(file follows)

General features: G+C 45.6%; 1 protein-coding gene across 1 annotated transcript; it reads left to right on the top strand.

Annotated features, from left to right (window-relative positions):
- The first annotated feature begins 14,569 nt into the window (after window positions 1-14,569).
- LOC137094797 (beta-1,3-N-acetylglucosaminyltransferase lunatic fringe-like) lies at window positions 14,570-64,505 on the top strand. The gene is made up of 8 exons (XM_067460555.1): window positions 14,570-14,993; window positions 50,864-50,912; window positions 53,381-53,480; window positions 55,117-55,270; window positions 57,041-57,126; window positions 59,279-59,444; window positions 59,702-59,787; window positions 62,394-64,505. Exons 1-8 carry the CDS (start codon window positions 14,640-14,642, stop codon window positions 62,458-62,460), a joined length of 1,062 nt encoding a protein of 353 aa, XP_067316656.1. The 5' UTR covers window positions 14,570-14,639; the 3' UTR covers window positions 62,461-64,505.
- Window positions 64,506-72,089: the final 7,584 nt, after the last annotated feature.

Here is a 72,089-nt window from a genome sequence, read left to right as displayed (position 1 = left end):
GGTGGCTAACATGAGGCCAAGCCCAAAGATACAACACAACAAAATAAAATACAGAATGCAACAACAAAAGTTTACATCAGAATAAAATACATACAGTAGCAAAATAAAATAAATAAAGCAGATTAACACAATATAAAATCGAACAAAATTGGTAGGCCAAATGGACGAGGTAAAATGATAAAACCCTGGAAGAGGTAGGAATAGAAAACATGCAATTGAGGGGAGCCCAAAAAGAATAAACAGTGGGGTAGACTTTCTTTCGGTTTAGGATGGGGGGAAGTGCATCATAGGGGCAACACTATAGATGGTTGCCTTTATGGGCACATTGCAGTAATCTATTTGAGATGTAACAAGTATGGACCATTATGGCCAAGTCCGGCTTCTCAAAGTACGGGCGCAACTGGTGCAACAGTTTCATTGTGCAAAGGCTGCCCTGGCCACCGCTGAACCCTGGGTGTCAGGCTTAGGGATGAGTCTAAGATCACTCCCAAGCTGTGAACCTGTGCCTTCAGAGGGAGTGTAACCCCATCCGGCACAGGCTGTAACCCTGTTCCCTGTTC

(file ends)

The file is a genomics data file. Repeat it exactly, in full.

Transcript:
General features: G+C 45.6%; 1 protein-coding gene across 1 annotated transcript; it reads left to right on the top strand.

Annotated features, from left to right (window-relative positions):
- The first annotated feature begins 14,569 nt into the window (after window positions 1-14,569).
- LOC137094797 (beta-1,3-N-acetylglucosaminyltransferase lunatic fringe-like) lies at window positions 14,570-64,505 on the top strand. The gene is made up of 8 exons (XM_067460555.1): window positions 14,570-14,993; window positions 50,864-50,912; window positions 53,381-53,480; window positions 55,117-55,270; window positions 57,041-57,126; window positions 59,279-59,444; window positions 59,702-59,787; window positions 62,394-64,505. Exons 1-8 carry the CDS (start codon window positions 14,640-14,642, stop codon window positions 62,458-62,460), a joined length of 1,062 nt encoding a protein of 353 aa, XP_067316656.1. The 5' UTR covers window positions 14,570-14,639; the 3' UTR covers window positions 62,461-64,505.
- Window positions 64,506-72,089: the final 7,584 nt, after the last annotated feature.

Here is a 72,089-nt window from a genome sequence, read left to right as displayed (position 1 = left end):
GGTGGCTAACATGAGGCCAAGCCCAAAGATACAACACAACAAAATAAAATACAGAATGCAACAACAAAAGTTTACATCAGAATAAAATACATACAGTAGCAAAATAAAATAAATAAAGCAGATTAACACAATATAAAATCGAACAAAATTGGTAGGCCAAATGGACGAGGTAAAATGATAAAACCCTGGAAGAGGTAGGAATAGAAAACATGCAATTGAGGGGAGCCCAAAAAGAATAAACAGTGGGGTAGACTTTCTTTCGGTTTAGGATGGGGGGAAGTGCATCATAGGGGCAACACTATAGATGGTTGCCTTTATGGGCACATTGCAGTAATCTATTTGAGATGTAACAAGTATGGACCATTATGGCCAAGTCCGGCTTCTCAAAGTACGGGCGCAACTGGTGCAACAGTTTCATTGTGCAAAGGCTGCCCTGGCCACCGCTGAACCCTGGGTGTCAGGCTTAGGGATGAGTCTAAGATCACTCCCAAGCTGTGAACCTGTGCCTTCAGAGGGAGTGTAACCCCATCCGGCACAGGCTGTAACCCTGTTCCCTGTTC